“The time has come to revisit [the plan] in order to amend the zoning resolution to include such [affordable housing] provisions, and to fix what was started three years ago,” Markowitz said in a statement as part of an otherwise unrelated rezoning issue in Fort Greene and Clinton Hill.
The Downtown Brooklyn Partnership, a strong advocate for destroying the Abolitionist homes on Duffield, contends that 3,000 of the planned 17,000 new units in the pipeline will be affordable housing, but the Partnership declined to give details at this point.
Norman Oder explains:
That's because, out of nearly 3200 affordable units listed in a document distributed by the Partnership in April, 2250 of them are attributed to the Atlantic Yards project, which might extend the definition of Downtown Brooklyn, but was not included in the rezoning.
Many New Yorkers get confused the Atlantic Yards proposal and the Downtown Brooklyn rezoning confused. But the Downtown Brooklyn Partnership certainly knows the difference. So it's curious that they are trying to latch on to the benefits of the Atlantic Yards proposal.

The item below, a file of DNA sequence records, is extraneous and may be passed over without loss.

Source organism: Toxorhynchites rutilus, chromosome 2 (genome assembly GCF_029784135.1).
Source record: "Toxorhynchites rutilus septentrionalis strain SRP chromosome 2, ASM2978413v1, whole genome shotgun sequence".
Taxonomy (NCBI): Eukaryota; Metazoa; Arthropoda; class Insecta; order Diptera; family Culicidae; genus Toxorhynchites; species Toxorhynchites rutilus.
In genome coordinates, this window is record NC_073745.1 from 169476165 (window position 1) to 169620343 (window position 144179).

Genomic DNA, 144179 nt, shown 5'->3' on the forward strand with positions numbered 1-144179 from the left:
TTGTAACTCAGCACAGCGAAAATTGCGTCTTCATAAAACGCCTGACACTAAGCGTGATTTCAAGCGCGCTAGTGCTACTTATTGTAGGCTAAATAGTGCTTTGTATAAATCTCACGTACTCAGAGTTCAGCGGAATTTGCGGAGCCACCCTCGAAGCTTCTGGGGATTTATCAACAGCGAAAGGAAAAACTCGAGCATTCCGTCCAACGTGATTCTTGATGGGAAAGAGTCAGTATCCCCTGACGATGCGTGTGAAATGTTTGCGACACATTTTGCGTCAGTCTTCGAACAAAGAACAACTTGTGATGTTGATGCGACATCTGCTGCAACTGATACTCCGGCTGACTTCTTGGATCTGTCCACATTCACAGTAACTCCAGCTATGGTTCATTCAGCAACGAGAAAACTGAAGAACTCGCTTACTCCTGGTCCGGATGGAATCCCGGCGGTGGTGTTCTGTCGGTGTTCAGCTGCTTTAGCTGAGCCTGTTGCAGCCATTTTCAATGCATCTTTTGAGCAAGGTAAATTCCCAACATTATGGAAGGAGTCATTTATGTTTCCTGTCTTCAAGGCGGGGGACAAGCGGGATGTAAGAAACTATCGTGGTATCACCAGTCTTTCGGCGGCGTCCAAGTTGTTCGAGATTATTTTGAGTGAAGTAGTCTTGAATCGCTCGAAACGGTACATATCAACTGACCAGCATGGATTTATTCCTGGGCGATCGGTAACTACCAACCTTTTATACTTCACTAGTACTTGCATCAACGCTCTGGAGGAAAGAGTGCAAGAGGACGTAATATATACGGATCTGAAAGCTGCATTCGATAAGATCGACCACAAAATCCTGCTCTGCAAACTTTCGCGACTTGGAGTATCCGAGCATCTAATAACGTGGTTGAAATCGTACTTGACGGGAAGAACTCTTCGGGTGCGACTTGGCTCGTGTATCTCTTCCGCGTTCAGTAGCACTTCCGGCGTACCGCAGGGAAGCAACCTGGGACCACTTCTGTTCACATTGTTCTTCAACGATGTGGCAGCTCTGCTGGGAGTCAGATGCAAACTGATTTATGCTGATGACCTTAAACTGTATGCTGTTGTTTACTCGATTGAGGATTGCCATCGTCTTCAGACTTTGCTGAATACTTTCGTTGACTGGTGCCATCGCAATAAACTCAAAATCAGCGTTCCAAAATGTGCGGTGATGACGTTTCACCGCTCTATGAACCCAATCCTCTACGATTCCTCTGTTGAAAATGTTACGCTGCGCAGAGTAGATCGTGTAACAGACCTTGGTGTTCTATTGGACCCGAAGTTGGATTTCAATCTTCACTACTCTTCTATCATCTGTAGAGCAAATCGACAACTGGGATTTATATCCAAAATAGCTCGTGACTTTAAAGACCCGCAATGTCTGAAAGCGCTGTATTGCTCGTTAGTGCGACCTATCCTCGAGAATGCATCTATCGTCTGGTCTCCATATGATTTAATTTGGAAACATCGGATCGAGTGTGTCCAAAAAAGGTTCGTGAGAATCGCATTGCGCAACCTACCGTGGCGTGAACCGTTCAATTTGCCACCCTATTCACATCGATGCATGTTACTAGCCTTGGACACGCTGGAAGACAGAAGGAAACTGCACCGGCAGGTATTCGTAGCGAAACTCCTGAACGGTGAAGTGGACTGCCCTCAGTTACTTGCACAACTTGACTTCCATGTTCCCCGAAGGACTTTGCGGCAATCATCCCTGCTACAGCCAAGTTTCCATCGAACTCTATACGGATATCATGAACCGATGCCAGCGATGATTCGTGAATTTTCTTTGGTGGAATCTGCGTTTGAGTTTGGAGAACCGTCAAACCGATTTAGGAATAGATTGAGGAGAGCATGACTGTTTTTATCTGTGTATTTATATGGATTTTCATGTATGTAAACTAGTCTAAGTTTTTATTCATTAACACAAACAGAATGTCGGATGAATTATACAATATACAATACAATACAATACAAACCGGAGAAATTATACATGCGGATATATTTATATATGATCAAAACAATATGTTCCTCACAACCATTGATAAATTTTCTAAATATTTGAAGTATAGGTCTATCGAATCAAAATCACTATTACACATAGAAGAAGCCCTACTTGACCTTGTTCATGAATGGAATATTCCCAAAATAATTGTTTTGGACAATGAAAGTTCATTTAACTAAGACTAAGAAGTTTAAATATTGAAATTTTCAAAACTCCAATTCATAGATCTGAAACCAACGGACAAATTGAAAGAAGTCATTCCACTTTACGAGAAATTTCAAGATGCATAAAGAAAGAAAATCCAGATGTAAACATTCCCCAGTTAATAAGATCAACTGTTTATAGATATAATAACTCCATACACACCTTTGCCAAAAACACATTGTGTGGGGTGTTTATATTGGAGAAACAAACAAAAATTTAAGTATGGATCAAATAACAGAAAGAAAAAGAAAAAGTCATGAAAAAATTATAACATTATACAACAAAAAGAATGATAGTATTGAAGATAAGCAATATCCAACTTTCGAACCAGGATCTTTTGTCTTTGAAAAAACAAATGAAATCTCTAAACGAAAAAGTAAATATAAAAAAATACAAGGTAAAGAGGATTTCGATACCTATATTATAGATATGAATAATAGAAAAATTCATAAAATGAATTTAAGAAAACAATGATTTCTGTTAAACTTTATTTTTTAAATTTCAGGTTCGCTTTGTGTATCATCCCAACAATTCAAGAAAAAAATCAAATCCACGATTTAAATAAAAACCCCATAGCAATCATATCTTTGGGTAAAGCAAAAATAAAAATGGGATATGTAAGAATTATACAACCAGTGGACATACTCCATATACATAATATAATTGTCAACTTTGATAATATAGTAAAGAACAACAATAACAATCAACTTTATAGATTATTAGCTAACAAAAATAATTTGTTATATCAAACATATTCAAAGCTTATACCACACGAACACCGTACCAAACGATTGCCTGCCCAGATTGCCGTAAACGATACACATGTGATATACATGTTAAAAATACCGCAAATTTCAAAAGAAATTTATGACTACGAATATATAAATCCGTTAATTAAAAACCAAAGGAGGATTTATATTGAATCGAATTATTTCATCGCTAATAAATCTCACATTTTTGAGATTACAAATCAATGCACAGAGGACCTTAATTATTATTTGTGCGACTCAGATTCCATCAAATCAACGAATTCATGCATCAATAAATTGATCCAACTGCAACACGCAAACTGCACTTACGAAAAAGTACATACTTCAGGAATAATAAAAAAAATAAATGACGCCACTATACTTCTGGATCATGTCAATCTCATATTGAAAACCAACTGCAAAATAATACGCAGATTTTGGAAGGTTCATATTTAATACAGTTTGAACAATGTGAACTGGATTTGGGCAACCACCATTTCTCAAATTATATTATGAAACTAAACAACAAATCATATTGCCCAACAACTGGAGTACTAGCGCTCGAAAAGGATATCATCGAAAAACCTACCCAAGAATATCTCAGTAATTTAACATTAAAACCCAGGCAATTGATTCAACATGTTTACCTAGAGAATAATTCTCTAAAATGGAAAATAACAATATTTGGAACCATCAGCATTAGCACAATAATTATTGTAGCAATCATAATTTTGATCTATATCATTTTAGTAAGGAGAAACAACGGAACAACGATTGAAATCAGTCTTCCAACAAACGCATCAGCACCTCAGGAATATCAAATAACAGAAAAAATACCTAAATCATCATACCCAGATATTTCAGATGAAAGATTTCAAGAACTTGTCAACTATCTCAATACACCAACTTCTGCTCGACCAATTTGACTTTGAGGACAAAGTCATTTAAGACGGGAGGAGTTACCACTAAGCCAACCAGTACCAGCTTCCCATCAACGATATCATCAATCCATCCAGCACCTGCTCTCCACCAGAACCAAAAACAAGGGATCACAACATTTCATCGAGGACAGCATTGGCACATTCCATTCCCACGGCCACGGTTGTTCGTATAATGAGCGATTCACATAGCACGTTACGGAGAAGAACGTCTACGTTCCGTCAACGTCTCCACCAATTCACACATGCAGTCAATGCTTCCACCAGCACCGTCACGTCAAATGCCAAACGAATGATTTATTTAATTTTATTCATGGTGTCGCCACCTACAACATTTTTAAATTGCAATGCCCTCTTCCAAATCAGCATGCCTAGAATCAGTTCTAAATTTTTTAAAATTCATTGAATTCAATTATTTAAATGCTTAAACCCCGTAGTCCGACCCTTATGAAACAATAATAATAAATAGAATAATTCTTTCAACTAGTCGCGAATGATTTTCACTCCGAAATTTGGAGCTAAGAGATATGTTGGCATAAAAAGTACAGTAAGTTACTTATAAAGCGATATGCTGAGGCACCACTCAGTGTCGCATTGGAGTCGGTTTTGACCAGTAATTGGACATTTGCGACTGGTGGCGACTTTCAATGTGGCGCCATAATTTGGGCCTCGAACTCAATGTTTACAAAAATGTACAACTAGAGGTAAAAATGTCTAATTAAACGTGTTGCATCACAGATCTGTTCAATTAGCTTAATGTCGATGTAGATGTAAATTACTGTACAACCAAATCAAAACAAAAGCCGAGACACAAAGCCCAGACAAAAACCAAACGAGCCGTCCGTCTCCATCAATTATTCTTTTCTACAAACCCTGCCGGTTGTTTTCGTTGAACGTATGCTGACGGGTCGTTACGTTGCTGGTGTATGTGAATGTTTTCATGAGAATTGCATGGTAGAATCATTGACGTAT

Norman Oder has addresses similar issues in The unexpected housing boom in Downtown Brooklyn, some curious statistics, and an Errol Louis misreading:
deMause also points to "the incestuous nature of the planning process," involving public-private organizations led by staffers who worked for Deputy Mayor Dan Doctoroff or Borough president Marty Markowitz.
All of this raises an important question: What are the public benefits of the Downtown Brooklyn plan? If the plan is not living up to its promises, should the Economic Development Corporation continue with its eminent domain condemnation of private property? Eminent domain is only supposed to be used for some public good.